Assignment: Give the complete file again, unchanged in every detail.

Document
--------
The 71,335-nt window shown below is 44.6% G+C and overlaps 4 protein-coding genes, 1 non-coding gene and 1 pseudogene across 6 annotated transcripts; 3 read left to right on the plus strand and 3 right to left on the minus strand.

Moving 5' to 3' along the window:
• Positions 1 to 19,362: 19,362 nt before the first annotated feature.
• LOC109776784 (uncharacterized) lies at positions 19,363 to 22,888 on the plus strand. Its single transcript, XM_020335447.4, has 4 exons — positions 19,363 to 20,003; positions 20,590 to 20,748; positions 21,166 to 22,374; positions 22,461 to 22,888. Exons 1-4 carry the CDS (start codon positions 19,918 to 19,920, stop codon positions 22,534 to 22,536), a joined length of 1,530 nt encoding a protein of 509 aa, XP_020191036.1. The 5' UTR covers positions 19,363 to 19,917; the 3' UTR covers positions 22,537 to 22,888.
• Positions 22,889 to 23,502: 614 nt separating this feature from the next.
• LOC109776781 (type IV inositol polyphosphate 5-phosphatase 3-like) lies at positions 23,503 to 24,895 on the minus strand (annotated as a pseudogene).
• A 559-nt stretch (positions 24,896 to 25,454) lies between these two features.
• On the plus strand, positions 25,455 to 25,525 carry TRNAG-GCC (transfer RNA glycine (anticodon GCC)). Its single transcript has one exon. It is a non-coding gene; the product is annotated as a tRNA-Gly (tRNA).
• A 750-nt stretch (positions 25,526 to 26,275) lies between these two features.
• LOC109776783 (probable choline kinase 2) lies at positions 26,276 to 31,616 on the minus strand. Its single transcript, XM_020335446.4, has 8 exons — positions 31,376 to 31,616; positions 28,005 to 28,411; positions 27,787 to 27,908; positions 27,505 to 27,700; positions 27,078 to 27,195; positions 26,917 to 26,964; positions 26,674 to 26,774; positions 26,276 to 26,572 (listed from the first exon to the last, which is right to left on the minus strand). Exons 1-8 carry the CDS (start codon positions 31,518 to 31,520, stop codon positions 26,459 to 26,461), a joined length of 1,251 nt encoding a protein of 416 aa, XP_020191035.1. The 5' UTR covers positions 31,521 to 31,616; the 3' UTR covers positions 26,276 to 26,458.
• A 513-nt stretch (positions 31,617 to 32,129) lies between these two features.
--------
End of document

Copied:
The 71,335-nt window shown below is 44.6% G+C and overlaps 4 protein-coding genes, 1 non-coding gene and 1 pseudogene across 6 annotated transcripts; 3 read left to right on the plus strand and 3 right to left on the minus strand.

Moving 5' to 3' along the window:
• Positions 1 to 19,362: 19,362 nt before the first annotated feature.
• LOC109776784 (uncharacterized) lies at positions 19,363 to 22,888 on the plus strand. Its single transcript, XM_020335447.4, has 4 exons — positions 19,363 to 20,003; positions 20,590 to 20,748; positions 21,166 to 22,374; positions 22,461 to 22,888. Exons 1-4 carry the CDS (start codon positions 19,918 to 19,920, stop codon positions 22,534 to 22,536), a joined length of 1,530 nt encoding a protein of 509 aa, XP_020191036.1. The 5' UTR covers positions 19,363 to 19,917; the 3' UTR covers positions 22,537 to 22,888.
• Positions 22,889 to 23,502: 614 nt separating this feature from the next.
• LOC109776781 (type IV inositol polyphosphate 5-phosphatase 3-like) lies at positions 23,503 to 24,895 on the minus strand (annotated as a pseudogene).
• A 559-nt stretch (positions 24,896 to 25,454) lies between these two features.
• On the plus strand, positions 25,455 to 25,525 carry TRNAG-GCC (transfer RNA glycine (anticodon GCC)). Its single transcript has one exon. It is a non-coding gene; the product is annotated as a tRNA-Gly (tRNA).
• A 750-nt stretch (positions 25,526 to 26,275) lies between these two features.
• LOC109776783 (probable choline kinase 2) lies at positions 26,276 to 31,616 on the minus strand. Its single transcript, XM_020335446.4, has 8 exons — positions 31,376 to 31,616; positions 28,005 to 28,411; positions 27,787 to 27,908; positions 27,505 to 27,700; positions 27,078 to 27,195; positions 26,917 to 26,964; positions 26,674 to 26,774; positions 26,276 to 26,572 (listed from the first exon to the last, which is right to left on the minus strand). Exons 1-8 carry the CDS (start codon positions 31,518 to 31,520, stop codon positions 26,459 to 26,461), a joined length of 1,251 nt encoding a protein of 416 aa, XP_020191035.1. The 5' UTR covers positions 31,521 to 31,616; the 3' UTR covers positions 26,276 to 26,458.
• A 513-nt stretch (positions 31,617 to 32,129) lies between these two features.